In June, we gathered essential insights from teachers and students on our first in-class pilot: the Amgen Biotech Experience Laboratory Pathway 1: Micropipetting and Gel Electrophoresis.
A key priority for LabXchange is to provide learners with greater access to science. Part of this undertaking means granting students access to laboratories with the necessary equipment. Hence, the idea for a virtual laboratory was born – a real lab experience with real lab techniques, at no cost
This year’s conference, organized around the theme of Artificial Intelligence and Sustainable Development, examined opportunities and threats linked to the use of AI in education.
Here at LabXchange, we’re often asked what exactly it is that we do. Our answer–that we are working to build an open online platform for science education, and to foster a new generation of scientists worldwide–only prompts more questions.
At a recent panel discussion hosted by the Boston Foundation, local leaders from science education and industry convened to discuss results from a report on Massachusetts students’ performance in science over the last decade.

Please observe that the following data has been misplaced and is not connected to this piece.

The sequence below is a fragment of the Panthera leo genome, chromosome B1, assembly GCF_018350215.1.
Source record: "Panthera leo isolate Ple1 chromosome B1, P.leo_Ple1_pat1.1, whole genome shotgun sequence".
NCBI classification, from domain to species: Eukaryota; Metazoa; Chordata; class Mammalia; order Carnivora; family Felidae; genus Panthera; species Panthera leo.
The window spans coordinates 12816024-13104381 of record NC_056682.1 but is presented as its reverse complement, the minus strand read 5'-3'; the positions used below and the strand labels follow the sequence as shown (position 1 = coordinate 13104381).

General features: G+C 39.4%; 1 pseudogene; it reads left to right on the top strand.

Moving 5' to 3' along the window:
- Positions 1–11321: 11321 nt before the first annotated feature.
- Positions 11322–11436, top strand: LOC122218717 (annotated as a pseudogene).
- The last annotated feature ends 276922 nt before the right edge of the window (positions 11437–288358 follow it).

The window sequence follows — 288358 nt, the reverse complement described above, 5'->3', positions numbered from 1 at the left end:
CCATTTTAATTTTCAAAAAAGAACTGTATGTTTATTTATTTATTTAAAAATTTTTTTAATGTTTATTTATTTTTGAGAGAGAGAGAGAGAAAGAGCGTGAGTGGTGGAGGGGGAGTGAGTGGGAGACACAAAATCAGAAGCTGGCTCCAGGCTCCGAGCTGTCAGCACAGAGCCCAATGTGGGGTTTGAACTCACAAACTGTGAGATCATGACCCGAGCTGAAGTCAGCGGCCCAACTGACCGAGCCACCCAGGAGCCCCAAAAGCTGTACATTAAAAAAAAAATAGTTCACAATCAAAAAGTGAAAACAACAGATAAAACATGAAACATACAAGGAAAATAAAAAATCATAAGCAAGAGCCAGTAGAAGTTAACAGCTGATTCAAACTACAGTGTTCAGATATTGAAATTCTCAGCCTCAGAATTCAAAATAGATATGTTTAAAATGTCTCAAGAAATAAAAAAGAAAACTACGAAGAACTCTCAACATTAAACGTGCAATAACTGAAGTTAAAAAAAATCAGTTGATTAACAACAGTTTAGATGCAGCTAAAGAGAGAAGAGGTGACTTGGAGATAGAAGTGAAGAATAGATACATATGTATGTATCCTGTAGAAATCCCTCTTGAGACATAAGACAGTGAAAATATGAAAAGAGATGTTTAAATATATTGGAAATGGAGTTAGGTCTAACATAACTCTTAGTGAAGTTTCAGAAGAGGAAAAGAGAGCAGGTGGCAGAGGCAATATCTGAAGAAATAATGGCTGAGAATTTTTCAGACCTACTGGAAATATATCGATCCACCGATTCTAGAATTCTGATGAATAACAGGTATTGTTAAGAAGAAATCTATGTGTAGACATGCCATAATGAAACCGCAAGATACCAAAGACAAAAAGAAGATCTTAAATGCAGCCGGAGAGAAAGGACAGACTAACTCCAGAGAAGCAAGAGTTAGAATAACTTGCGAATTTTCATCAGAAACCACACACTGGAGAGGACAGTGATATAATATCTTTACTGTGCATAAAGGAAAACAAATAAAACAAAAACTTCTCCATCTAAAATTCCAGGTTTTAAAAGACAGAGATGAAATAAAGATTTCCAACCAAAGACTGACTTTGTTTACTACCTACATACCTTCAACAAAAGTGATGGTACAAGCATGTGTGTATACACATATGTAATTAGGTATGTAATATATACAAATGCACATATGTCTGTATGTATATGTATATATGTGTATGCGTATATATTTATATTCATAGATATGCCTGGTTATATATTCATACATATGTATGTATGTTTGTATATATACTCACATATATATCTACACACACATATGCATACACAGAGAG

How do you make science accessible for everyone? LabXchange continues to ask this question with the hope of breaking down technological barriers in order to make the life sciences available to learners all over the world, especially where resources are lacking.
It’s the time of year to be thankful, and we certainly have a lot to be thankful about here at LabXchange, especially when it comes to our collaborators.
On a fine (rainy) Tuesday in September, LabXchange’s office was dark, silent, and empty. LabXchange members could be found, instead, crawling like rats, hanging off bars, and hiding from zombie babies, (Just the usual, right?)
We are building LabXchange on top of Open edX, which is one of the world’s leading massive open online course (MOOC) platforms and the same software used by over 14 million learners on edX.org.